Cytogenetically, adenoid cystic carcinoma is characterized by a tumor-type specific t(6;9)(q22–23;p23–24) translocation found as the sole anomaly in a subgroup of tumors.10, 11, 12, 13 Recently, we showed that this translocation generates a fusion of the MYB proto-oncogene to the transcription factor gene NFIB.1 In the resulting MYB-NFIB fusion oncogene, which is highly overexpressed in adenoid cystic carcinoma, the 3′ part of MYB, including several target sites for negatively regulating microRNAs, is replaced by the last coding exon(s) of NFIB. The predicted MYB-NFIB fusion protein retains the DNA-binding and transactivation domains of wild type MYB, and is therefore expected to activate MYB target genes.1, 2 In our original study, we found the MYB-NFIB fusion in six of six adenoid cystic carcinomas with t(6;9) translocations, and in an additional five cases from which cytogenetic information was not available, suggesting that the fusion may be a useful biomarker for adenoid cystic carcinoma, and that deregulation of MYB along with its target genes are key oncogenic events in adenoid cystic carcinoma.1 Two subsequent studies found the MYB-NFIB fusion or MYB-translocations in about one-third and two-thirds, respectively, of salivary adenoid cystic carcinomas.14, 15 In contrast, non-adenoid cystic carcinoma salivary neoplasms were negative for the MYB-NFIB fusion. Interestingly, Mitani et al14 noted increased MYB expression in 17 of 20 adenoid cystic carcinomas with the MYB-NFIB fusion, but also in 14 of 20 fusion-negative adenoid cystic carcinomas. Taken together, these initial studies clearly demonstrate that MYB activation is a hallmark of adenoid cystic carcinoma, but that the true frequency of the MYB-NFIB fusion is still unclear. In order to shed additional light on this issue, we have now performed a combined molecular and immunohistochemical study of adenoid cystic carcinomas and non-adenoid cystic carcinoma salivary neoplasms with the following aims: to study the frequency of the MYB-NFIB fusion in both formalin-fixed paraffin embedded (FFPE) and frozen adenoid cystic carcinoma tumors derived from various anatomic sites; to study the expression of MYB by quantitative real-time PCR (qPCR) in fusion-positive and fusion-negative adenoid cystic carcinomas; and to study the expression of MYB protein by immunohistochemistry, and determine the value of a commercially available anti-MYB antibody in the histopathologic differential diagnosis.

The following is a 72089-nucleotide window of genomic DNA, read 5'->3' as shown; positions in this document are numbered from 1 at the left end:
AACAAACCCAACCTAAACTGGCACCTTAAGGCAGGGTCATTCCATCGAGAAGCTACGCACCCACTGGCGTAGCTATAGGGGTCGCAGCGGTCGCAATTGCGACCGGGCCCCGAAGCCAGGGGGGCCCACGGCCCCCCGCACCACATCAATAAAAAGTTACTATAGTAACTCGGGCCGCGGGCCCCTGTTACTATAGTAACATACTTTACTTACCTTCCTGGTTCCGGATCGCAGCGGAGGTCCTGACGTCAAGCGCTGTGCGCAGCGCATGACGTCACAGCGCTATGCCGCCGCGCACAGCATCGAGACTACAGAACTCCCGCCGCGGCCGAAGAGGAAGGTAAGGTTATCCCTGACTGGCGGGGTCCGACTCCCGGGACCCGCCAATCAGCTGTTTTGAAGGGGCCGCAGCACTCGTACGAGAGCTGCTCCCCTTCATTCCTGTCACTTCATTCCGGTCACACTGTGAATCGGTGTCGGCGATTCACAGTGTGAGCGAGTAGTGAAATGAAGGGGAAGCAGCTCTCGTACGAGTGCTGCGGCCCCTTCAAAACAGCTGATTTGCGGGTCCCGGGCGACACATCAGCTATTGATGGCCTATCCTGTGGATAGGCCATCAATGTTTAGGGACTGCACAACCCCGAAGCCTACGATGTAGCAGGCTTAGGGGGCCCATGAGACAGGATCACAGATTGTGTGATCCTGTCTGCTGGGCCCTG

Materials and methods
We reviewed the Surgical Pathology archives and those of the Adenoid Cystic Carcinoma Tumor Registry at the University of Virginia for adenoid cystic carcinoma from all anatomic sites, and for other salivary neoplasms. FFPE tumor material from 68 cases of adenoid cystic carcinoma, and 113 non-adenoid cystic carcinoma neoplasms of the head and neck was selected for molecular and/or immunohistochemical analyses (Table 1). Of the 68 adenoid cystic carcinomas, clinical information was available for all but three of the patients. A total of 53 tumors were from the aerodigestive tract; of these, 15 were located in the minor salivary glands, 13 in the parotid gland, nine in the trachea/bronchus, eight in the sinonasal cavity, four in the submandibular gland, and four in the larynx. Adenoid cystic carcinomas at other anatomic sites included four that arose in the breast, three in the vulva, two in the lacrimal gland, and four were metastases. In all, 20 adenoid cystic carcinomas arose in men, whereas 45 were from women. The age range was 23–77 years.
In addition, we had access to FFPE tumor material for RT-PCR analysis from eight adenoid cystic carcinomas, of which two were located in the major salivary glands, three in the trachea/bronchus, and one each in the larynx, breast, and vulva.
Moreover, fresh frozen tumor material was available for RT-PCR and qPCR analysis from 29 cases of adenoid cystic carcinoma, of which 23 were located in the major or minor salivary glands, three in the sinonasal cavity, two in the trachea/bronchus, and one in the larynx. The study was approved by the local ethics committees.